The City of Cape Town wishes to inform residents that a simulated major cruise ship ‘accident’ close to the Port of Cape Town will be conducted on Tuesday 12 March 2013. The exercise will test the preparedness and ability of the authorities and related agencies to respond to an incident involving an international cruise ship running aground. Code-named ‘Beachy’, the joint scenario exercise will be led by the City’s Disaster Risk Management Centre.
Of course, even in these days of modern technology when you wouldn’t expect maritime disasters to even be possible, you don’t have to go too far back to remember the last time a cruise ship ran aground.
So this sort of preparedness is to be applauded.
The accident will take place off-shore from the Mouille Point Lighthouse and a verification and mass-care centre will be established at the Cape Town Stadium to assist survivors of the cruise liner disaster. Residents living in the vicinity are alerted that the exercise will involve a large contingent of armed forces, law enforcement agencies and emergency and disaster management personnel. Helicopters from the SA Air Force and the Western Cape Government Health: Emergency Medical Services will be utilised to evacuate ‘casualties’ from the ship.
If you’ve got a camera and the ability to walk (sadly, I have neither right now), it might be worth going down there and having a look.
But if you can’t get down there, share this post, educate your friends and prevent unnecessary widespread panic on the streets of the Atlantic Seaboard tomorrow.
It seems that way. Tourist numbers have never been higher [awaits statistic-carrying doom and gloom merchants with evidence to the contrary]. Everywhere is PACKED! For some reason, we decided to take a trip down to the V&A Waterfront yesterday to soak up some of the Christmas spirit, see some fishy stuff, play some cave golf and see The World.
Not the entire world, obviously. That would require a ridiculous amount of time and effort [and money – Mrs 6000], but the residential cruise ship and playground of the rich and famous.
She is in Cape Town for the New Year before heading north for Lüderitz and Walvis Bay in Namibia and then back past Cape Town and the Southern Cape bound for Durban later in January 2012.
With penthouses going for around $14,000,000 [a cool R115m], maybe Mrs 6000 has a point about The World being a bit pricey, but with only 165 residences and over 200 crew, it sounds like you get decent service.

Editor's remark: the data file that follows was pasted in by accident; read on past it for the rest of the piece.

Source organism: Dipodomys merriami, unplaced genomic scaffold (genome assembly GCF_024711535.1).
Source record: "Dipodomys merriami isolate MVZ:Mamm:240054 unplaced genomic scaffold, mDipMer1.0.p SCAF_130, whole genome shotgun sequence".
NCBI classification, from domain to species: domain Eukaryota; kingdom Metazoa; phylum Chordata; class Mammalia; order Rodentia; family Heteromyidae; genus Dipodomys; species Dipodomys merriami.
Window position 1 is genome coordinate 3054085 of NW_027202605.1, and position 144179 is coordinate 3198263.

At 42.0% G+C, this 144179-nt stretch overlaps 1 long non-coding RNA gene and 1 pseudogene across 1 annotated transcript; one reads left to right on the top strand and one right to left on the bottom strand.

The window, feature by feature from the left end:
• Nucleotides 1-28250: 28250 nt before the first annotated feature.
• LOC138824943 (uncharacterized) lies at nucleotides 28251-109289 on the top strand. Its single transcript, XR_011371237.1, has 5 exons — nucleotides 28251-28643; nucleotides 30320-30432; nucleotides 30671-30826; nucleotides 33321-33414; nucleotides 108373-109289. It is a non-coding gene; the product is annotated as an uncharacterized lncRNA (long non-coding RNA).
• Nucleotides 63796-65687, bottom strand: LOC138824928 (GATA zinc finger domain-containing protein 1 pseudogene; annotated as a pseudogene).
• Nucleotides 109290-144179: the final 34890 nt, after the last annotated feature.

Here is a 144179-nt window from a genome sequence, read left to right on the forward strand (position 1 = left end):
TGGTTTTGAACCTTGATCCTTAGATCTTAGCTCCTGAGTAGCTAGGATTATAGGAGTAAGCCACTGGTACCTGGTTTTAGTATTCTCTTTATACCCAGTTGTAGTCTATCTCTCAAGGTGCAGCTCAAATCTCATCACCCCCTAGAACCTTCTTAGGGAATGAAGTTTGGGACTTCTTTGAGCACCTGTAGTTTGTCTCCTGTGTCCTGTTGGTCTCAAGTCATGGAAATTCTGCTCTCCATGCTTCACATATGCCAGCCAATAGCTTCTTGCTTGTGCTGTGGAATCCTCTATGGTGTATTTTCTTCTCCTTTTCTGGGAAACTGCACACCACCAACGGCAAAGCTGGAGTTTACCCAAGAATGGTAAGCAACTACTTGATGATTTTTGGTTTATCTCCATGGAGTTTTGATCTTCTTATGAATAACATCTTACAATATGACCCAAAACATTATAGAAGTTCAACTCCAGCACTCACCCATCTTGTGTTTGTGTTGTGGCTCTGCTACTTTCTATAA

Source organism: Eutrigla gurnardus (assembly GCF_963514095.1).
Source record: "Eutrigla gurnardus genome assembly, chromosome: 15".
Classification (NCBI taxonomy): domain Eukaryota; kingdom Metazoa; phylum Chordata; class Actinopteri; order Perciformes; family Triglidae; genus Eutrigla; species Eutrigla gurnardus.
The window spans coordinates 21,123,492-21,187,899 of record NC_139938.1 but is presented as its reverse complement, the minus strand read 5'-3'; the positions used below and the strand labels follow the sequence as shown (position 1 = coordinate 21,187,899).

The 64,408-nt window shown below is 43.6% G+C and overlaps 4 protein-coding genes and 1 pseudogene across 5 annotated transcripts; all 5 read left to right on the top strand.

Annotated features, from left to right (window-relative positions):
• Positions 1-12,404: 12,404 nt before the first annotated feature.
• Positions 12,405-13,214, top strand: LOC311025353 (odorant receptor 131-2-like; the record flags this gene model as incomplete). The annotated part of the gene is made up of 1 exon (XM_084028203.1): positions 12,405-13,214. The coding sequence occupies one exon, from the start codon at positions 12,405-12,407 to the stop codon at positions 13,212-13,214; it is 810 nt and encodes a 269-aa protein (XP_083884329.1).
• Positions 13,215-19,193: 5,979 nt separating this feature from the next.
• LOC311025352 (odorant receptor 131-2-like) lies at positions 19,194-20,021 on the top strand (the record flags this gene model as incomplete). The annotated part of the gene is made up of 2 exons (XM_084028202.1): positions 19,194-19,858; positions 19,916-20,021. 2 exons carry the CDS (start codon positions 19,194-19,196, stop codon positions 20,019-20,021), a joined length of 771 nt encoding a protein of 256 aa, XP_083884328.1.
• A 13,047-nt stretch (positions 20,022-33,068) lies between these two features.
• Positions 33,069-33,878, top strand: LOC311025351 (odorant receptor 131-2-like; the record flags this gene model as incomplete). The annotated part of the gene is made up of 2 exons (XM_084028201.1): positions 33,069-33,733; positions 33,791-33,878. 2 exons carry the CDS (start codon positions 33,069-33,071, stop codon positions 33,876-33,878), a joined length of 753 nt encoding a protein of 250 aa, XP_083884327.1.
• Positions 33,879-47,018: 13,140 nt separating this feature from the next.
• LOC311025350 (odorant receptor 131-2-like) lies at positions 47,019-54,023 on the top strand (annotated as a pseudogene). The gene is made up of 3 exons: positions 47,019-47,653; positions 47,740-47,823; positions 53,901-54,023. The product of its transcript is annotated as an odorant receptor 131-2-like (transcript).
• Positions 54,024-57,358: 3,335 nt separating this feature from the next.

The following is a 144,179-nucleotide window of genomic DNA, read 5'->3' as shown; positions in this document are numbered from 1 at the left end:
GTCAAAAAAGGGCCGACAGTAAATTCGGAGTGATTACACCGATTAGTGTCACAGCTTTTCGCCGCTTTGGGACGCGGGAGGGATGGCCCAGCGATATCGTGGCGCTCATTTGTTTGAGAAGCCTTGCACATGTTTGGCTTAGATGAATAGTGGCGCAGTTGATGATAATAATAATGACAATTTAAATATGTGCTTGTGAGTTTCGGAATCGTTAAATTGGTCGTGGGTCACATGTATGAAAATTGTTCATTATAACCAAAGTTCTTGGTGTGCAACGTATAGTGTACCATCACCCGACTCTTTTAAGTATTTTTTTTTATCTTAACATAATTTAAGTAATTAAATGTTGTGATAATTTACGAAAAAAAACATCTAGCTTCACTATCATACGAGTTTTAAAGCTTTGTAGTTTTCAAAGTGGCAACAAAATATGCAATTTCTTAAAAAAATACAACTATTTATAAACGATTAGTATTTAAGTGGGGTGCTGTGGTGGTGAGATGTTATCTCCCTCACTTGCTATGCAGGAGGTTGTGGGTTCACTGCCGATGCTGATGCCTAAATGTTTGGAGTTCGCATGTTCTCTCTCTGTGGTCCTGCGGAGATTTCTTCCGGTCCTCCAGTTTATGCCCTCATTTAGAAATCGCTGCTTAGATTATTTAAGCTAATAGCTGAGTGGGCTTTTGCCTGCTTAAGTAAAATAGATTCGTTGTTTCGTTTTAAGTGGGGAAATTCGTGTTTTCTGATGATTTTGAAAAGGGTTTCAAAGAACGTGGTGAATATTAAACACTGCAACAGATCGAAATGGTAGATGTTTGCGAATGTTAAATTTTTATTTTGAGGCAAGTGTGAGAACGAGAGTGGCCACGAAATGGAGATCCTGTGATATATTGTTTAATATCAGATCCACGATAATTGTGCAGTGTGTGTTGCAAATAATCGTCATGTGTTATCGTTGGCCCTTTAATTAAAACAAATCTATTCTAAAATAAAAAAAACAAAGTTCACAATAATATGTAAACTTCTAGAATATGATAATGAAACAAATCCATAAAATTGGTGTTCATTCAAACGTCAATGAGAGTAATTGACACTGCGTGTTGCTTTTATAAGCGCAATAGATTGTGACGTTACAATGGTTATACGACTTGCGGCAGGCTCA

It’s also very, very nice to look at. Get down to the V&A Waterfront and avoid the rather hectic security near the jetty to have a gander.
Not sure where this link got tweeted from, so stop me and buy one if it was you, but having mentioned the nasty weather on the Isle of Man and my parents’ subsequent ferry trip – which was thankfully uneventful – it seemed apt to post this amazing footage:
That’s internal CCTV footage from onboard the Pacific Sun cruise liner as it hit some heavy seas. Or rather, they hit it. Wow.
Perhaps the first thing to note is the helpful kitchen worker who strides purposefully off to rescue the furniture at 0:20 – no need mate – it’s already on it’s way back! And immediately thereafter, a fat man in a striped shirt shows that the sea is no respecter of obesity. See if you can spot him popping through the shot again at 1:00 and 1:12. You’ll have to be quick! Whoosh.
Also worth a look is the brave officer who “saves” a woman as she rolls past and then uses her to protect himself from the next onslaught of furniture. In fact, that’s a recurring theme, as people grab onto the pillars and think they’re safe, only to be overwhelmed by a sea of tables and chairs.
Oh, and the faceplant into the pillar at 0:48 is, of course, pretty special.
In the second part of the video, I’m not sure what makes the bloke stop and step back (1:26). Suffice to say it was a pretty good decision.
As a kid, I remember crossing the Irish Sea in all manner of nasty conditions and being horribly ill. The worst bit of the 4 hour journey to and from the island was 2 hours out, when you were feeling absolutely horrible and yet you knew that it would be at least that long again before you were anywhere near the safety (and stability) of dry land. Happy days.
UPDATE: The Pacific Sun incident took place in July 2008. Never say we don’t bring you the latest stuff here on 6000 miles…